Mar 24, 2020

Availability of the Bank of England’s COVID Corporate Finance Facility (CCFF) to Support UK Infrastructure Businesses

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AVAILABILITY OF THE BANK OF ENGLAND’S COVID CORPORATE FINANCE FACILITY (CCFF) TO SUPPORT UK INFRASTRUCTURE BUSINESSES

Update 3/25/2020: The Bank of England has confirmed that applications to access CCFF may be made accompanied by confirmation from a range of the issuer's credit counterparties that they internally considered the issuer equivalent to investment grade as at 1 March 2020 in lieu of the issuer providing an investment grade rating from Moody's/S&P/Fitch/DBRS.  

Update 3/24/2020: DBRS is also an approved rating agency for the purposes of evidencing an investment grade rating.  

Government Support for UK Infrastructure Through COVID-19

On March 17, 2020, the Chancellor Rishi Sunak undertook to do “whatever it takes” to support U.K. business through the economic challenges created by the COVID-19 pandemic including providing up to £330 billion of government supported credit. In the same speech, the Chancellor also alluded to a potential specific support package for “airlines and airports.”

It remains to be seen if more tailored government credit support is to be made available to the airport sector but in the interim businesses affected by COVID-19, including airports, are considering if the CCFF could be a helpful source of liquidity during the months ahead.

In this article, we consider the suitability of the CCFF for U.K. infrastructure businesses and in particular U.K. airports.

What is the CCFF?

The COVID Corporate Finance Facility/CCFF is a facility administered by the Bank of England on behalf of HM Treasury whereby HM Treasury will purchase commercial paper (a (usually unsecured) debt instrument with a maturity of less than one year) issued by eligible issuers to help them bridge cashflow disruption caused by the COVID-19 pandemic. Applications to utilize CCFF opened on March 23, 2020, and the Bank of England has indicated that the CCFF will remain open for at least 12 months with 6 months notice being given of its withdrawal. The minimum issuance is £1,000,000 and issuances must be increments of £0.1 million. Pricing published by the Bank of England on March 23, 2020, is set out below and is based on market spreads prior to the COVID-19 pandemic.

CCFF PRICING

RATING

SPREAD OVER REFERENCE RATE (BPS)

A1 Short Term Rating (Long Term Equivalent Rating: A to AAA)

20

A2 Short Term Rating (Long Term Equivalent Rating: BBB+ to A3)

40

A3 Short Term Rating (Long Term Equivalent Rating: BBB- to BBB)

60

Are UK Infrastructure Businesses Eligible for CCFF?

U.K. infrastructure businesses seeking to utilize the CCFF must make an application to the Bank of England which has published eligibility criteria. The first eligibility criteria for acceptance to the CCFF is that the relevant business makes a “material contribution to the U.K. economy.” This will be tested by reference to whether the business is U.K. incorporated (but the CCFF is also open to foreign incorporated parent companies provided the relevant subsidiary has a genuine business in the U.K.), has significant U.K. employment, revenues, operating sites or serves significant U.K. customers. We do not anticipate that U.K. infrastructure businesses will have any issues in meeting this eligibility criteria.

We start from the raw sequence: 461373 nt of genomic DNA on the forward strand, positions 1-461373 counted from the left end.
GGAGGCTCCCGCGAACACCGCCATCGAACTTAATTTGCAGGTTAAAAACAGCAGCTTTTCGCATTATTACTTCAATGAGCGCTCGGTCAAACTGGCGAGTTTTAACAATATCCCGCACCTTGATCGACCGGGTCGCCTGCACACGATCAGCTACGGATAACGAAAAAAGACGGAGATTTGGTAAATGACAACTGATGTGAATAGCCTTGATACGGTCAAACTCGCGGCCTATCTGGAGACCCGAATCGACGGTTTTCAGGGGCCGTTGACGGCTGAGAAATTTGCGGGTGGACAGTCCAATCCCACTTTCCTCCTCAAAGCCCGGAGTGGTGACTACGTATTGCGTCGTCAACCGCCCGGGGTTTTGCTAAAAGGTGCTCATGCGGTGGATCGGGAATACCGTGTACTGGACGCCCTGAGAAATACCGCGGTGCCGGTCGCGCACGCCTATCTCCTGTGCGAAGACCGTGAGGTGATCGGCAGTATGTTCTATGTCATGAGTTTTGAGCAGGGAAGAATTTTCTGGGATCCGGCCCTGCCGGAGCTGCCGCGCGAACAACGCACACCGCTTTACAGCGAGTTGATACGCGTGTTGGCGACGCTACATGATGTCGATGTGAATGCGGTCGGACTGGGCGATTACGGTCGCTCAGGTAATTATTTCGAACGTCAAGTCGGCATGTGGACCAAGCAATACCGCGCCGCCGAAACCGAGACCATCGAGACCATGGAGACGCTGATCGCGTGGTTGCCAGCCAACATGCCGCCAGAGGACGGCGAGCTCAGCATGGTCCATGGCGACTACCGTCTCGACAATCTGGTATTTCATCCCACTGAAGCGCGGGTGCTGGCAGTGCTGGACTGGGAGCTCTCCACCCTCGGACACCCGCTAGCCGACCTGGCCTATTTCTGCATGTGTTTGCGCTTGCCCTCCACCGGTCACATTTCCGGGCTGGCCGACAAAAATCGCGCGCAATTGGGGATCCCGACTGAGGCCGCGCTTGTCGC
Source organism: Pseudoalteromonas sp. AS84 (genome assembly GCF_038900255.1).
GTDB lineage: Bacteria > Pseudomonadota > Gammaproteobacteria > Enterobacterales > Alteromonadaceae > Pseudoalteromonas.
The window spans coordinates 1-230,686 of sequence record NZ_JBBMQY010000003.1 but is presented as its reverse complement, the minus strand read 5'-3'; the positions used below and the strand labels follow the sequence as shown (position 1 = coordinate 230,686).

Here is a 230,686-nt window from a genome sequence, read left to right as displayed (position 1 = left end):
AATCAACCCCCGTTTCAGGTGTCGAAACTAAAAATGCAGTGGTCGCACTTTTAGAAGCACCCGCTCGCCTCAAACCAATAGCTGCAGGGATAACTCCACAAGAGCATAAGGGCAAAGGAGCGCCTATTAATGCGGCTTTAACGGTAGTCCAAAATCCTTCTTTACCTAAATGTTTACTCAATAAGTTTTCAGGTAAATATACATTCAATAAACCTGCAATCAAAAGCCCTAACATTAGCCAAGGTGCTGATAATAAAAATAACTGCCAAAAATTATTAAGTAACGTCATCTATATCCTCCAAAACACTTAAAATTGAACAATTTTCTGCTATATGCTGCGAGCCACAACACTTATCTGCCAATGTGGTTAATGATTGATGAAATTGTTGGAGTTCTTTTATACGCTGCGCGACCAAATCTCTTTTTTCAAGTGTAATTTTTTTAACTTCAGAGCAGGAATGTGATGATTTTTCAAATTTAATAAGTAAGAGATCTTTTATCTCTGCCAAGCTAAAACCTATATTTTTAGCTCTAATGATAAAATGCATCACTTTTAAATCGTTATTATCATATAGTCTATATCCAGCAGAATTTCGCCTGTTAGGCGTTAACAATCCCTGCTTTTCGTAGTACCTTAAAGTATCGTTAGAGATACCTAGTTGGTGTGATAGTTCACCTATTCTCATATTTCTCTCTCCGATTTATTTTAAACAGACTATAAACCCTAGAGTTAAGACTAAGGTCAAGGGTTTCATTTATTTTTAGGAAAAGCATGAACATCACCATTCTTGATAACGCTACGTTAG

Rating

The second major eligibility criteria is that the relevant business demonstrates that it was in “sound financial health” immediately prior to the COVID-19 pandemic. The Bank of England intends businesses to evidence satisfaction of this criteria through a short term credit rating of at least A3 or a long term credit rating of at least BBB-/Baa3.

Many U.K. infrastructure businesses have solidly investment grade capital structures but do not maintain a credit rating. For those business the Bank of England has suggested that the business approach Moody’s, Fitch or S&P to obtain a private credit rating as at March 1, 2020which can be shared with the Bank of England. As long as the issuer can show that it was investment grade prior to the COVID-19 pandemic, any subsequent loss of an investment grade rating does not affect the ability of the issuer to access the CCFF.

The Bank of England has reserved the right to accept other evidence of “sound financial health” outside of ratings from Moody’s, Fitch and S&P. Given the prevalence of USPP issuances in the U.K. infrastructure sector some issuers may want to ask the Bank of England to consider accepting evidence of NAIC2 accreditation (an investment grade equivalent accreditation from the regulator of the USPP market which the majority of USPP issuers in the U.K. infrastructure will already have) in lieu of a private credit rating or an investment grade rating from DBRS or Kroll (common rating agencies for USPP issuances).

Considerations for UK Infrastructure Businesses Considering Utilizing CCFF